Tuesday, 28 January 2014

A Long Way Down adaptation gets an emotional and uplifting trailer

Nick Hornby has a talent for weaving emotional depth and humour into the same stories so it is no surprise to see that the new trailer for A Long Way Down - the latest adaptation based on one of his beloved novels - looks to follow the same path.

The story of four strangers who meet at the top of a building as they plan to commit suicide by jumping off it is an emotional and endearing one and with an impressive cast that includes Pierce Brosnan, Toni Collette, Aaron Paul and Imogen Poots, this is sure to make audiences laugh and cry when it arrives in cinemas on 21st March.

Check out the trailer below and see what you think... and join the discussion with #bookvsfilmclub.

A Long Way Down synopsis
New Year’s Eve on the top of a London skyscraper. MARTIN (Brosnan) is literally on the edge. A once-beloved TV personality, he’s now desperate to jump. But he’s not alone. Single mother MAUREEN, (Collette), sassy teen JESS (Poots), and failed musician turned pizza-delivery boy JJ (Paul), have all turned up on the same roof with the same plan. Instead of jumping, these four strangers make a pact to stay alive and stay together until Valentine’s Day at least. Both funny and poignant, A LONG WAY DOWN follows this group of unlikely friends as they try to pull back from the brink.

Friday, 24 January 2014

Divergent posters and trailers - starring Shailene Woodley

Based on the book series written by Veronica Roth, the new adaptation of Divergent is set to arrive in cinemas this April. With a cast that includes Shailene Woodley, Theo James and Kate Winslet, could this be the new YA cinema story to watch?

I am yet to read the books but I hear great things. Could Divergent hold its own against other great YA franchises...? The film certainly looks promising!

Divergent is a thrilling action-adventure set in a future world where people are divided into distinct factions based on their personalities. Tris Prior (Woodley) is warned she is Divergent and will never fit into any one group. When she discovers a conspiracy to destroy all Divergents, she must find out what makes being Divergent so dangerous before it’s too late.

Divergent arrives in UK cinemas April 4 2012.

Check out the images and trailers we have so far…

Thursday, 23 January 2014

New The Hunger Games: Mockingjay poster is flaming gorgeous!

There may be ten months to go until the film is released in cinemas but fans of the Hunger Games series are getting very excited, thanks to the gorgeous new The Hunger Games: Mockingjay poster (part one!) which was Tweeted from Yahoo.

With the third book being adapted into two parts, this first installment will follow on from the end of The Hunger Games: Catching Fire, when Katniss Everdeen discovered there was no district 12 anymore. Though she still has her mother, sister, best friend Gale and former mentor Haymitch at her side, Peeta has been captured by the capitol and Katniss will soon find that she is needed to be the face of the revolution - a role she has no desire to take on, especially given her mental fragility after fighting her way through two games.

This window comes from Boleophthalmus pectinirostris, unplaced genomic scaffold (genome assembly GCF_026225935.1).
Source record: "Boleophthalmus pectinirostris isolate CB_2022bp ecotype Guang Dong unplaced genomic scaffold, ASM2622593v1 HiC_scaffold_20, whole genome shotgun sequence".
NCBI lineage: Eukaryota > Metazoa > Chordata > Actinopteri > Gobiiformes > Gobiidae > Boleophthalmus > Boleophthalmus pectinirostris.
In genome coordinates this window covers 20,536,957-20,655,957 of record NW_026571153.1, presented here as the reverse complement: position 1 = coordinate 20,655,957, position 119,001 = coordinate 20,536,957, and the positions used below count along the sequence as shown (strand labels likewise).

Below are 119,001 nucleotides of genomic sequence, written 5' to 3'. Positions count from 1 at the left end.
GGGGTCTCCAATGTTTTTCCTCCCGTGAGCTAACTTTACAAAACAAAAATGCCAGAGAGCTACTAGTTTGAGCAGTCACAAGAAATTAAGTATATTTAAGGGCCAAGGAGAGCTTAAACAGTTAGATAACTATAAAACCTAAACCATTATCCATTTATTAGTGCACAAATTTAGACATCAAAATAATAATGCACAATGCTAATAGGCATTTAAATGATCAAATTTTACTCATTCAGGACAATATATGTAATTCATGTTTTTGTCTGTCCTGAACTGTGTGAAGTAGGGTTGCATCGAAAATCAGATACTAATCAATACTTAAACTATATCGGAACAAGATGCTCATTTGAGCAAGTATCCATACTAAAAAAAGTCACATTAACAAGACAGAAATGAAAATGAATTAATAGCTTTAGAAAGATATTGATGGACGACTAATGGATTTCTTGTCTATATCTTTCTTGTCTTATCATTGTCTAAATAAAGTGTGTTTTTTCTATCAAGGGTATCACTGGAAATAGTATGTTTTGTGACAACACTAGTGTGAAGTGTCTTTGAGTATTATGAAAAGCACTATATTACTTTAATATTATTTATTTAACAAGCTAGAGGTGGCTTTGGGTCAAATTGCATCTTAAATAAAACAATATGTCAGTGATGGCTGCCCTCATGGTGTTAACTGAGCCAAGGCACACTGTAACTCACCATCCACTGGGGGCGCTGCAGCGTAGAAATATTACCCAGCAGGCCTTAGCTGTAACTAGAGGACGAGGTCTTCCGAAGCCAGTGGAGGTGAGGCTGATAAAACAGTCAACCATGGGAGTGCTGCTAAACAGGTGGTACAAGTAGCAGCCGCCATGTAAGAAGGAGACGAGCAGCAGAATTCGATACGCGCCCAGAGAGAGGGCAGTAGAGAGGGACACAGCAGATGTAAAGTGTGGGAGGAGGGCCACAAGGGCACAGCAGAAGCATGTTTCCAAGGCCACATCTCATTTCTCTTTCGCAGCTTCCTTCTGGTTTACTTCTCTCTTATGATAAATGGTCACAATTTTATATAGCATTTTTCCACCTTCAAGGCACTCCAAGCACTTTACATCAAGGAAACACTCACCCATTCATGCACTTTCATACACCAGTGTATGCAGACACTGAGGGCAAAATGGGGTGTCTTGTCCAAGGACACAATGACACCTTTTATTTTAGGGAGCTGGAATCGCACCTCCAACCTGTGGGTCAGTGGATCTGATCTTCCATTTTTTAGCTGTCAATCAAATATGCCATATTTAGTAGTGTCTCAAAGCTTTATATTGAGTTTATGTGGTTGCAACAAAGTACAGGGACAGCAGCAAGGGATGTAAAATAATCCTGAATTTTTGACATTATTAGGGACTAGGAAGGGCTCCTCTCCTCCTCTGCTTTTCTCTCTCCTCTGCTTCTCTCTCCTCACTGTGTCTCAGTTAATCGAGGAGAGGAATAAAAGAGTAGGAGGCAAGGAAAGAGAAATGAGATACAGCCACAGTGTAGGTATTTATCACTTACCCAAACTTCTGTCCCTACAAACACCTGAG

The film stars Jennifer Lawrence, Liam Hemsworth, Josh Hutcherson, Woody Harrelson and many many more incredible faces. Julianne Moore joins the cast to take on the role of President Coin.

What do you think of the poster? Are you excited?

Tuesday, 21 January 2014

What will Brian Percival do with The Book Thief?

It's not often that I am quite this scared - and excited - to see an adaptation. It's partly because I'll be seeing it with the rest of the #bookvsfilmclub but it's basically because I am just genuinely intrigued to see what the director Brian Percival has done with this incredible story.

The casting looks incredible from the trailers alone. Sophie Nélisse looks like a new Chloe Moretz, capturing the innocence of youth but dealing with the very adult emotions her character is forced to experience. Her foster parents are both incredibly detailed characters and so very integral to the story so it is exciting to see Geoffrey Rush and Emily Watson play Mama and Papa.

To write a book from the perspective of death is a bold move, to say the least, especially when the book in question takes place in Germany during World War II. Somehow, author Markus Zusak took something so dark and made it something beautiful. It is tragic and heartbreaking but there is joy and hope to be found amid the rubble. According to IMDB, there is a narrator/death to the film but will the beautiful language of the novel remain for the adaptation?

To read my 10/10 review of the book, check out Novelicious. For more information on the book vs film club, email me at filmvsbook@gmail.com.

Here's the trailer to whet your appetite for the film adaptation, out next month:

The Power of Sherlock Holmes makes fans flock to the source text

There is always the concern with adaptations that they will not do justice to the novels on which they are based. Yet somehow, irrespective of the final result (though in this case – what a result!), it can also be great just to see more fans heading for the books themselves.